My focus then shifted to this new field of spectroscopic diagnostics. It was how many metabolites could you discover? How many diseases can you diagnose using this approach? That’s how metabonomics was born for me.

Apparently there is going to be another phenome center for clinical applications at St. Mary’s Hospital, which is part of Imperial College London.
The Imperial clinical phenome center is for patient phenotyping. It is funded by consolidating multiple grants from the NIHR, the Gates Foundation, the [U.S. National Institutes of Health] and drug companies. It’s a laboratory for patient-journey phenotyping (2). When you go into hospital, there’s a work-up procedure, the doctor decides what’s wrong with you, what treatment you’re going to have, and there is an outcome — recovery or possibly not. That is a patient journey. We’re putting together all the technologies we have into every stage of the patient journey and developing new tools for diagnosis and monitoring response to therapy.

The mathematics and analytical chemistry are the same [for the two phenome centers], but the information delivery timescales are different. In epidemiology studies, there are a large number of samples, and the analyses take a long time. In clinical situations, you’ve got a smaller number of samples, but you have to analyze and model them faster because the doctor needs the information to make decisions. [The two] present different sorts of modeling challenges. You also have to think about how you visualize data so a doctor can make sense of them and make a useful decision. Most systems biology information generated by genomics, proteomics and metabonomics is actually completely useless to doctors, because it cannot be visualized or presented in a medical framework. They need something very simple to help make a decision. Note that I say “help.” We are not trying to replace medical decision making, merely augment it. The data need to be built into a decision tree so you take complex data and link them to the therapeutic framework.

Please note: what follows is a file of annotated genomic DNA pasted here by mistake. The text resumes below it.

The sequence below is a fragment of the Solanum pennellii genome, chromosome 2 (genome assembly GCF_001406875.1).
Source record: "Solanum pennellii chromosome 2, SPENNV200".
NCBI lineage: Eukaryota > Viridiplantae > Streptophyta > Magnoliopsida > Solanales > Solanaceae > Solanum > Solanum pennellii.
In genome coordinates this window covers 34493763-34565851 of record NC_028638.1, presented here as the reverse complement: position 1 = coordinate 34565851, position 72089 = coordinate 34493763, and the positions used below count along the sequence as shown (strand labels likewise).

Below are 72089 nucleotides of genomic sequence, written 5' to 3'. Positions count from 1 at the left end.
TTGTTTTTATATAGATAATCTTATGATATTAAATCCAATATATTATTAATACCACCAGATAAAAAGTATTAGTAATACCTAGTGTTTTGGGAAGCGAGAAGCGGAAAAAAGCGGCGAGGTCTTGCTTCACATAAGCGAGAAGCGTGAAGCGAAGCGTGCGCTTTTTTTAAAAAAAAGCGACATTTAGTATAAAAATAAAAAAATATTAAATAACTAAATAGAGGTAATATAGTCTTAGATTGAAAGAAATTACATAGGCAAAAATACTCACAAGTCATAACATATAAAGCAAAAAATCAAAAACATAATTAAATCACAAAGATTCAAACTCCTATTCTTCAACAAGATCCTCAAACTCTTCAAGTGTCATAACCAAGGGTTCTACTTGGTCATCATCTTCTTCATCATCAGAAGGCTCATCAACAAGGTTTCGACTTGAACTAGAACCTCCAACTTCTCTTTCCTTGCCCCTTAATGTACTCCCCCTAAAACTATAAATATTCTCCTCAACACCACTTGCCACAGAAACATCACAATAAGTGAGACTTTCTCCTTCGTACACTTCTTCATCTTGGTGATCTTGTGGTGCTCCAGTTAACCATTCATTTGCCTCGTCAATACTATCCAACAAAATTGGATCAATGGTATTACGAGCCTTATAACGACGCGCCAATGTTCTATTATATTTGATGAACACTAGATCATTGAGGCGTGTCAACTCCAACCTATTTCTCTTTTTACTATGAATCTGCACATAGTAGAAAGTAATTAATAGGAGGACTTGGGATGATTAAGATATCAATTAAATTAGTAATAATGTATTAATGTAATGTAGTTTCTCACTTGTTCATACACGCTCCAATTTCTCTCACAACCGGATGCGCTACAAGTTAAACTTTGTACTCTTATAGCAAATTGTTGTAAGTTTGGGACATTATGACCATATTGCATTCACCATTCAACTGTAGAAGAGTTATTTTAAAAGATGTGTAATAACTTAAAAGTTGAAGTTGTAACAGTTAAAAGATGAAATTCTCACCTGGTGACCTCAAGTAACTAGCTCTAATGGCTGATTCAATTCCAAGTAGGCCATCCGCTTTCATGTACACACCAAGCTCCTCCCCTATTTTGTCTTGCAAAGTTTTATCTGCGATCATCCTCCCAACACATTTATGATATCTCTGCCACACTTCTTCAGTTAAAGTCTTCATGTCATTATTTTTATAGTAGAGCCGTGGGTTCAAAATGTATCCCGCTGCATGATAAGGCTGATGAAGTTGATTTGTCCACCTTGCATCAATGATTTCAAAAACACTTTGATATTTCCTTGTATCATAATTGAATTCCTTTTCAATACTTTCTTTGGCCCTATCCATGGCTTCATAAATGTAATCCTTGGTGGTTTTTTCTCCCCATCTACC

Sounds like you’ve covered all your bases.
We have a core research facility at Imperial, a new clinical phenome center, a new population phenome center and others. I think we have all the bits to do a good job at making systems medicine real. The translational task is still an enormous one but very worthwhile. Ask me how we are doing in three years’ time!
 

REFERENCES
  1. 1. Holmes, E. et al. Nature 453, 396 – 400 (2008).
  2. 2. Nicholson, J. K. et al. Nature 491, 384 – 392 (2012).
     
     

Raj_MukhopadhyayRajendrani Mukhopadhyay (rmukhopadhyay@asbmb.org) is the senior science writer for ASBMB Today and the technical editor for The Journal of Biological Chemistry. Follow her on Twitter (www.twitter.com/rajmukhop), and read her ASBMB Today blog, Wild Types.